For this month’s Startup Parenthood post, I set out to write about what flexibility looks like for parents at RJMetrics using one of my favorite things — data. My plan was to use a focus group of ten or so team members, and I was confident we would learn some interesting things about how parents work here and also dispel myths around what offering flexibility means in terms of individual contribution.
Too often, companies fear abuse of flexible policies, and managers tend to carry the bias that parents won’t contribute as much as non-parents. I wanted to dispel all of that with a signature RJMetrics data journalism style post. But I completely struck out.
Here’s what happened.
Collecting primary data
I’ll start off with a reminder that to have any conversation about the topic of work-life balance, one enters the realm of potentially lawsuit-generating workplace discussions. There’s a whole lot that you’re just not supposed to ask about. I’m not questioning the reasons such laws were put into place, but they are also what puts us in a catch-22 with respect to altering workplace culture.
Companies can’t talk about these things without fear of lawsuits, which creates pushback against gathering input on where changes need to be made, which means nothing changes. In addition, there’s also hesitancy on the part of employees. And we experienced the reason why that is first hand.
Very soon into our discussion we landed on the idea of tracking our time. Not surprisingly for an analytics company, there are a lot of team members into self-quantifying. We wanted to capture data that would give us a sense of how parents at RJMetrics work. We had a great conversation about work-life balance, which was refreshing considering how unique these conversations are in the business world.
The idea was that, to make it truly interesting, we would need to track both parents’ time and non-parents’ time, and compare. The assumption being that we probably all work the same, but there might be interesting patterns around when parents work that could be useful to identify, and possibly to make policies based upon.
And here is where we all started to experience some reluctance. As we started to discuss the details of how time tracking would work, I started feeling a palpable sense of fear about what the data might reveal. For me, and very likely other people in the group, I felt the nagging voice of the imposter syndrome.
The imposter syndrome is real, and isn’t just about talent. It was clear we were all worried about how others would perceive our level of commitment and effort. Every person in the group asked good questions about how the data would be used. But we all wondered, what if it revealed things about us as parents that we wouldn’t like?
In the end, only a couple of people were still interested, so we decided to cancel the exercise.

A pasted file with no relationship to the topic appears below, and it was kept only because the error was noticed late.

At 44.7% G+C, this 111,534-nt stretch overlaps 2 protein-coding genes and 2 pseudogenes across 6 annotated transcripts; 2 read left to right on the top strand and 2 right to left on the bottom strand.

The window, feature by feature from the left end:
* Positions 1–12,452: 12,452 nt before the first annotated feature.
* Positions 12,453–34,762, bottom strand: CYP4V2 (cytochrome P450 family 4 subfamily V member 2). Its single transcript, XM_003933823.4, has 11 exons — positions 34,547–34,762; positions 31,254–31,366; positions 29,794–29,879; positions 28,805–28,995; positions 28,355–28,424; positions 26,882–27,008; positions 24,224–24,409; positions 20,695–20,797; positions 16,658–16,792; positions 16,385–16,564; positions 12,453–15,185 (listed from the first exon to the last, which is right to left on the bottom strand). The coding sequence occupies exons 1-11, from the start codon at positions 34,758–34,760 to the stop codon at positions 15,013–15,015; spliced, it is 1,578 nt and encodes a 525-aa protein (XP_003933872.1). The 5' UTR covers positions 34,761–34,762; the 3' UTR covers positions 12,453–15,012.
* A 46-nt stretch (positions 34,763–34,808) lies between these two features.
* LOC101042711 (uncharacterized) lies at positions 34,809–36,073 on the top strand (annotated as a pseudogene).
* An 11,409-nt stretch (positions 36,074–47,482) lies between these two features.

Collecting secondary data
After we killed the time tracking idea, somebody raised the question of whether we could resolve this anxiety by just using publicly available data. A-ha! We’re really good at doing data journalism here at RJMetrics! But once again — denied.
It turns out there is no publicly available data that is useful. There is the American Time Use Survey, which was recently raided for all kinds of interesting conclusions about the distribution of work between mothers and fathers, but there’s one big problem. The American Time Use Survey doesn’t let you narrow down to just those individuals working at internet tech companies. And this nuance is really important to us.
We know we’re in a unique industry here at RJMetrics. Internet tech jobs are growing, but tech companies still tend to hire far fewer employees per dollar of revenue than almost any other major industry. There a lot of benefits to working at a startup, but a 40-hour work week is rarely one of them. Because of this, looking at data based on manufacturing or other shift-work companies just doesn’t tell us what we need to know.
Making changes without the data
Even in such an open culture we had trouble collecting the data that might prove useful to improving our policies around flexibility. And if we’re having trouble, I can’t imagine what larger, more bureaucratic organizations would require. It also seems unlikely that that data will ever be collected in the kinds of big, expensive ways that Congress or other legislatures seem to require to make real workplace changes.
So, what does this mean for us here at RJMetrics? As much as we advocate for data-driven decisions, sometimes there just isn’t the data that you want. So, we have to make do. Here’s what we we already know works and what we plan to do more of:
- We can continue to offer flexibility in the ways we know how.
- We can continue to build a culture that engenders individual freedom of choice about work.
- We can build a culture that we believe is as good for parents as it is for non-parents.
While it would have been interesting to have data to support a hypothesis that parents don’t typically work from 5 to 7 pm, and to potentially take specific actions based on that data, we don’t need that data to DTRT (Do The Right Thing). And for us, that means allowing people the freedom to block off their calendar so they can do whatever they need to do: pick up their kid, get home, make dinner, do family time and bedtime, or make it to intramural baseball practice.
In other words, we can continue to create a culture that allows people to block off time for their lives while still being useful and fulfilled at our company. With that in mind, we’re leaving data collection behind for this topic and we’re going to spend the next three months digging into our flexible culture: how we got here, what it specifically looks like, what is important to us (and what’s not), what works, and where there are still some issues.
Catch up on the posts you missed: